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Collaboration between tire and road experts

Recently I met some highway engineers from Nordic countries, who have the problem of tire traction under their severe winter conditions. The continuing use of studded truck tires is causing concern about road wear and requires changes in the design specification.

While the use of studded tires has its supporters and opponents, it was the subject of truck tire-to-road noise that was the subject of the meeting. The question arose as to whether the changes in surface texture design required to resist studded tire damage would yield higher noise levels. Would the noise ratings now part of the tire labeling scheme be related to the actual noise levels on these surfaces?

A comprehensive testing program has been conducted, involving detailed measurements of various road surface properties and textural characteristics. The surfaces included the latest ISO 10844 (2014) specification. The noise measurements for a range of truck steer, drive, trailer and retreaded tires are likely to be presented at the 2016 Tire Technology Conference. As with road surface data, a great deal of tire property and scanning data has been accumulated.

The time and expense of such a study is considerable, as is tire testing for the legal requirements of tire noise. The process for creating these measurements allows some rather strange practices, such as a ±1.5dB allowance for variations in the ISO 10844 test surface and the reduction to ±1.2dB with an MPD of ≥0.4mm. There is also a correction of -1dB for the limiting accuracy of the measurement system and the rounding down to the lowest integer. Additionally any infringement regarding the noise value stated is down to each state in the EU. These circumstances are a basis for confusion and offer little in the way of reassuring the customer as to the reliability of the data.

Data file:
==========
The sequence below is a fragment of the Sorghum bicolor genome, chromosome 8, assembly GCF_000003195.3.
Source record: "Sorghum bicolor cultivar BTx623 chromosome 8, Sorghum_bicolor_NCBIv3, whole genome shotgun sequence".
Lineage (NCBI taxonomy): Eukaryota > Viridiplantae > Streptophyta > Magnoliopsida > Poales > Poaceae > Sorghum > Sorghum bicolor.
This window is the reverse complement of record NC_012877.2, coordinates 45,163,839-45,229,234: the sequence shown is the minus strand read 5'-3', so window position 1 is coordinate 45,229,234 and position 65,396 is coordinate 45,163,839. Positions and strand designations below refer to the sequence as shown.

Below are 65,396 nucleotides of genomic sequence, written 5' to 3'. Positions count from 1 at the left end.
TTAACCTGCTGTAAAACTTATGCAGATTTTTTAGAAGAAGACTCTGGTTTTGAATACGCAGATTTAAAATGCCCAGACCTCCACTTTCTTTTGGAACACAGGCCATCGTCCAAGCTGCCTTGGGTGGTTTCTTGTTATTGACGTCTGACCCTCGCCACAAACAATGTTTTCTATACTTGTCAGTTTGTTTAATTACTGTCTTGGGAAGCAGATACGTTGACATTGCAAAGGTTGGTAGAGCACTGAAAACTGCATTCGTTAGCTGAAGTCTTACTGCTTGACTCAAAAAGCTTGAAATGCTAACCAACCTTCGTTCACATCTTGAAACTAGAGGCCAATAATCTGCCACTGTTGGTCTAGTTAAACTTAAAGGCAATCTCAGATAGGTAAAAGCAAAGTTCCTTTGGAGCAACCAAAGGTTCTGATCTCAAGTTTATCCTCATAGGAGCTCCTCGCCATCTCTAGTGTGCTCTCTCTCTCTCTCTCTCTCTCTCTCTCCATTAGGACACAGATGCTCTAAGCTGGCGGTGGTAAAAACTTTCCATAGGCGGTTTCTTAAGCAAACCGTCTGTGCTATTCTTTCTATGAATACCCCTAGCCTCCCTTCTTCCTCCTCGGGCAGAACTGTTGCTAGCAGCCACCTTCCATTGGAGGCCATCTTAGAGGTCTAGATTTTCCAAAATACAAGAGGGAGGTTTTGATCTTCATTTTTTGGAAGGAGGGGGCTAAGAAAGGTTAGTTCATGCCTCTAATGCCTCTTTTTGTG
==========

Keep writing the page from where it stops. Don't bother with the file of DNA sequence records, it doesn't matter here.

I recall the early days of tire modeling, when tire designers were hesitant about even the basic data, such as load/deflection data. Today tire modeling is the basic tool of tire designers and is rapidly increasing the accuracy and range of tire properties now available. We can even see the start of a holistic approach, embracing materials behavior down to the sub-nanoparticle level.

More specifically, tire noise generation mechanisms relative to dimensions, structural design, tread pattern design and some aspects of the material properties of tires when rolling on a smooth surface can now be accurately modeled. Over the past decade the introduction of idealized road textures and some forms of real road surface textural features can be added to these models.

So we come to the obvious question. Where are the highway engineers with regard to the modeling of road surface textures and their practical introduction into road surface design – not only for noise minimization but for wet grip, comfort and reduced tire energy losses?

It is certainly true that road surfaces change during service use and are also sensitive to climatic conditions. But the same is true for tires. The highway engineer now has laser-based equipment that can create a three-dimensional display of road textures capable of being described mathematically. I suspect that our highway engineering friends are extremely good hands-on engineers who just may be a little shy in embracing the mathematical approach.

In the early 1990s Dunlop showed that it was practical to create replica road surfaces with very similar polishing characteristics and thermal properties to those of real road surfaces. These surface replicas were able to be attached to drums for noise and other measurements and were adopted by a number of tire companies. Noise measurements on curved surfaces are not perfect but the discrepancies relative to the road situation are resolvable.

Today we have the technology of 3D printers and it would seem feasible to replicate the ‘specified’ road texture at will from a range of materials. Given these three approaches, surely it is time that the tire and road engineers got together and agreed the ideal textures for roads that would be widely adopted to offer the tire engineer a chance to optimize tire properties, one of the first and most urgently required being t he minimization of tire-to-road noise generation.

 

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